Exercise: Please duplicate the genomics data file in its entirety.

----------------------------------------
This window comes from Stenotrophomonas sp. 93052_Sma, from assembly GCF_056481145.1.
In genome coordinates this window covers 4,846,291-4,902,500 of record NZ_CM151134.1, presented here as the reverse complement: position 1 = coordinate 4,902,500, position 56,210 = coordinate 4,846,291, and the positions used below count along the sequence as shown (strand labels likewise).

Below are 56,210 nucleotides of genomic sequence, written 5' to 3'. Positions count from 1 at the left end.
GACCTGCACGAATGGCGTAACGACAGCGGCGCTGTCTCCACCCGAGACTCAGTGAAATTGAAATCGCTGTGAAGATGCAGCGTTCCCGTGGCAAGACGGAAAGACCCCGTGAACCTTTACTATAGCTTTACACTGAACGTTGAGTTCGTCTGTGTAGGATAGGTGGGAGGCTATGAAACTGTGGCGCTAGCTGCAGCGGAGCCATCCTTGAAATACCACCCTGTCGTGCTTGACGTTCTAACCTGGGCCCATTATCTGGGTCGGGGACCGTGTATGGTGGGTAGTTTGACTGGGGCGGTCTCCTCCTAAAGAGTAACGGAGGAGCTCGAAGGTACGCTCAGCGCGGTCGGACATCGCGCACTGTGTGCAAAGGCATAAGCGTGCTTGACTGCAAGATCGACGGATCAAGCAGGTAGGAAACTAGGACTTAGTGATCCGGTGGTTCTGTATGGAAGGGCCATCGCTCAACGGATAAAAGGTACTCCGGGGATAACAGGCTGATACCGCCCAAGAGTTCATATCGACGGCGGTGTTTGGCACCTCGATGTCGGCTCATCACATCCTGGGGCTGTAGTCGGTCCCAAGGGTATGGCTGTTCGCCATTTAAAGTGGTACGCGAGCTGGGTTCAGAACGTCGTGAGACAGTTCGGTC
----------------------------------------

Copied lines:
This window comes from Stenotrophomonas sp. 93052_Sma, from assembly GCF_056481145.1.
In genome coordinates this window covers 4,846,291-4,902,500 of record NZ_CM151134.1, presented here as the reverse complement: position 1 = coordinate 4,902,500, position 56,210 = coordinate 4,846,291, and the positions used below count along the sequence as shown (strand labels likewise).

Below are 56,210 nucleotides of genomic sequence, written 5' to 3'. Positions count from 1 at the left end.
GACCTGCACGAATGGCGTAACGACAGCGGCGCTGTCTCCACCCGAGACTCAGTGAAATTGAAATCGCTGTGAAGATGCAGCGTTCCCGTGGCAAGACGGAAAGACCCCGTGAACCTTTACTATAGCTTTACACTGAACGTTGAGTTCGTCTGTGTAGGATAGGTGGGAGGCTATGAAACTGTGGCGCTAGCTGCAGCGGAGCCATCCTTGAAATACCACCCTGTCGTGCTTGACGTTCTAACCTGGGCCCATTATCTGGGTCGGGGACCGTGTATGGTGGGTAGTTTGACTGGGGCGGTCTCCTCCTAAAGAGTAACGGAGGAGCTCGAAGGTACGCTCAGCGCGGTCGGACATCGCGCACTGTGTGCAAAGGCATAAGCGTGCTTGACTGCAAGATCGACGGATCAAGCAGGTAGGAAACTAGGACTTAGTGATCCGGTGGTTCTGTATGGAAGGGCCATCGCTCAACGGATAAAAGGTACTCCGGGGATAACAGGCTGATACCGCCCAAGAGTTCATATCGACGGCGGTGTTTGGCACCTCGATGTCGGCTCATCACATCCTGGGGCTGTAGTCGGTCCCAAGGGTATGGCTGTTCGCCATTTAAAGTGGTACGCGAGCTGGGTTCAGAACGTCGTGAGACAGTTCGGTC